Nathaniel Dargue

Degree: MRes Ecology and Environment

Nathaniel

As an MRes Ecology and Environment student, Nathaniel’s research project matched perfectly with his passion for wildlife conservation. This year he’s been working with the RSPB and travelling across three upland sites in the UK to study the recent rapid decline of breeding upland waders.

“I undertook my undergraduate degree here in Sheffield in Zoology and in that time I found the teaching staff to be extremely approachable, helpful and engaging. Furthermore, the department’s reputation as world leader in research made it an ideal choice to hone my skills, and further my education to masters level.

“My passion has long been in wildlife conservation, especially birds, with the aim of pursuing a career in research. Consequently, the structure of the MRes Ecology and Environment course really suited my needs, with a strong emphasis on developing key research skills such as grant proposals and data analysis, as well as providing me with experience in undertaking genuine research.

“For my research project, the pastoral staff worked incredibly hard to ensure I was paired with the best possible supervisor to suit my interests. My project involved studying the recent rapid declines of breeding upland waders, a very current and hot topic in wildlife research. The aim was to understand how targeted management interventions had affected food availability for Eurasian curlew. The work was spread across three different upland sites across England and Scotland, and as a result I had to communicate clearly with these sites, and organise my time between them. The project involved specimen collection at the sites, and then identification of the samples in the laboratory afterwards. This mix of field and lab work allowed me access to a breadth of different scientific processes.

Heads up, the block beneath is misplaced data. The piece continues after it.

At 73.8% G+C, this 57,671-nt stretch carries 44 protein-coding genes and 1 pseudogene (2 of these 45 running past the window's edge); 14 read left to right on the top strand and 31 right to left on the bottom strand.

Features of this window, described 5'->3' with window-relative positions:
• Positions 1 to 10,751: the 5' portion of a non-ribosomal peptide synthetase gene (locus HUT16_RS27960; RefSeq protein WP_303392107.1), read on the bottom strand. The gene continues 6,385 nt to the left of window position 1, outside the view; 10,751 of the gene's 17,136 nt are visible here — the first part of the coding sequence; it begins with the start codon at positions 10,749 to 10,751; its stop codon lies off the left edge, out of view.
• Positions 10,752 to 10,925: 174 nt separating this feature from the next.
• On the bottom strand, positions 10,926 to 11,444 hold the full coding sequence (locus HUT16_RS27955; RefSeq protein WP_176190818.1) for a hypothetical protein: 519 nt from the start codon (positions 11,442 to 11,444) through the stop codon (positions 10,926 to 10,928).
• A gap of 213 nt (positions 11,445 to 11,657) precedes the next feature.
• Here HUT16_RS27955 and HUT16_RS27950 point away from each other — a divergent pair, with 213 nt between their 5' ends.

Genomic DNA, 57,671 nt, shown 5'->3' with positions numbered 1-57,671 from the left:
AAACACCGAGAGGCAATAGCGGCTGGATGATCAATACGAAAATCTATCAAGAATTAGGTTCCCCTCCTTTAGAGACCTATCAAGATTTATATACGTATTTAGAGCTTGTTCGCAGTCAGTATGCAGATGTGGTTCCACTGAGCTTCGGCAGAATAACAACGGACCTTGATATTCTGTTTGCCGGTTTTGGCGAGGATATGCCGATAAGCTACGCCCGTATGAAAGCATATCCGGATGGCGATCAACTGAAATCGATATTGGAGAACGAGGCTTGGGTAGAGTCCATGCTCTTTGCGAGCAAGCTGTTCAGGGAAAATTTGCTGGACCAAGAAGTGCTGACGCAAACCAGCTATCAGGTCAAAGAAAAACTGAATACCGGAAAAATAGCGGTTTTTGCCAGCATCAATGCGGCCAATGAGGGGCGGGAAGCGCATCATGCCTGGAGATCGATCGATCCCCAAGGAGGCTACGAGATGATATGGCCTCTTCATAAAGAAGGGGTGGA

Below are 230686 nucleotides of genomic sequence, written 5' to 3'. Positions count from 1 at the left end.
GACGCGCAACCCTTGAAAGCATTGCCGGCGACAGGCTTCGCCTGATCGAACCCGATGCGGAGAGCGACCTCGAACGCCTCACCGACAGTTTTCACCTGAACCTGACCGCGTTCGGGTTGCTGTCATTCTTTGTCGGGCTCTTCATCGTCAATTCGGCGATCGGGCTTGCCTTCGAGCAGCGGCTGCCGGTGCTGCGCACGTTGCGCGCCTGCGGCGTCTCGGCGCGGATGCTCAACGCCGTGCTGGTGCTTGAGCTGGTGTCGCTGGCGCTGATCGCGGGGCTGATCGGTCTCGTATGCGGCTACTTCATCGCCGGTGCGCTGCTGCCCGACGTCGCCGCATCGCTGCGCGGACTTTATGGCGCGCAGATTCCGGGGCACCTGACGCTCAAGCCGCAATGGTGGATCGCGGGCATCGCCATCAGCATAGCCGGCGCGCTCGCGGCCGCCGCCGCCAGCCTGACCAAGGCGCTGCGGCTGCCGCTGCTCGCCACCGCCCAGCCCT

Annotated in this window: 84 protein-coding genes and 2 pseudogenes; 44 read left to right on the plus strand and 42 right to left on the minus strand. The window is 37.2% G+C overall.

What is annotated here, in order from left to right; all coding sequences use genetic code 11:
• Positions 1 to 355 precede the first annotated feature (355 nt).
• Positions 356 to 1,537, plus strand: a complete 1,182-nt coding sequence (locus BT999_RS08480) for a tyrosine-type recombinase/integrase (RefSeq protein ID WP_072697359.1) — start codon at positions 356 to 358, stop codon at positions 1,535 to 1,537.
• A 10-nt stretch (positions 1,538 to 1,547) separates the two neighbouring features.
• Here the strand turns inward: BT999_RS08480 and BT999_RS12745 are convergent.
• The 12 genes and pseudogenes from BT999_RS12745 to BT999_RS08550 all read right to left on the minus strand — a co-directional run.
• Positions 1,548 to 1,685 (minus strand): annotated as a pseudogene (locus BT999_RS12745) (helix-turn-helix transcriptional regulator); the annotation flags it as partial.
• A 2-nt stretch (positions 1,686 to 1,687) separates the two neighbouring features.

“This project also allowed me to work with the RSPB, a reputable organisation undertaking research into wildlife conservation. This provided me with experience of working with an organisation I may work with in the future and will help me to stand out from other conservation research applicants after graduation.

“In the future I aim to undertake a PhD, and this course has provided me with many transferable skills to take forward before moving onto a career in wildlife conservation research with organisations such as the RSPB.”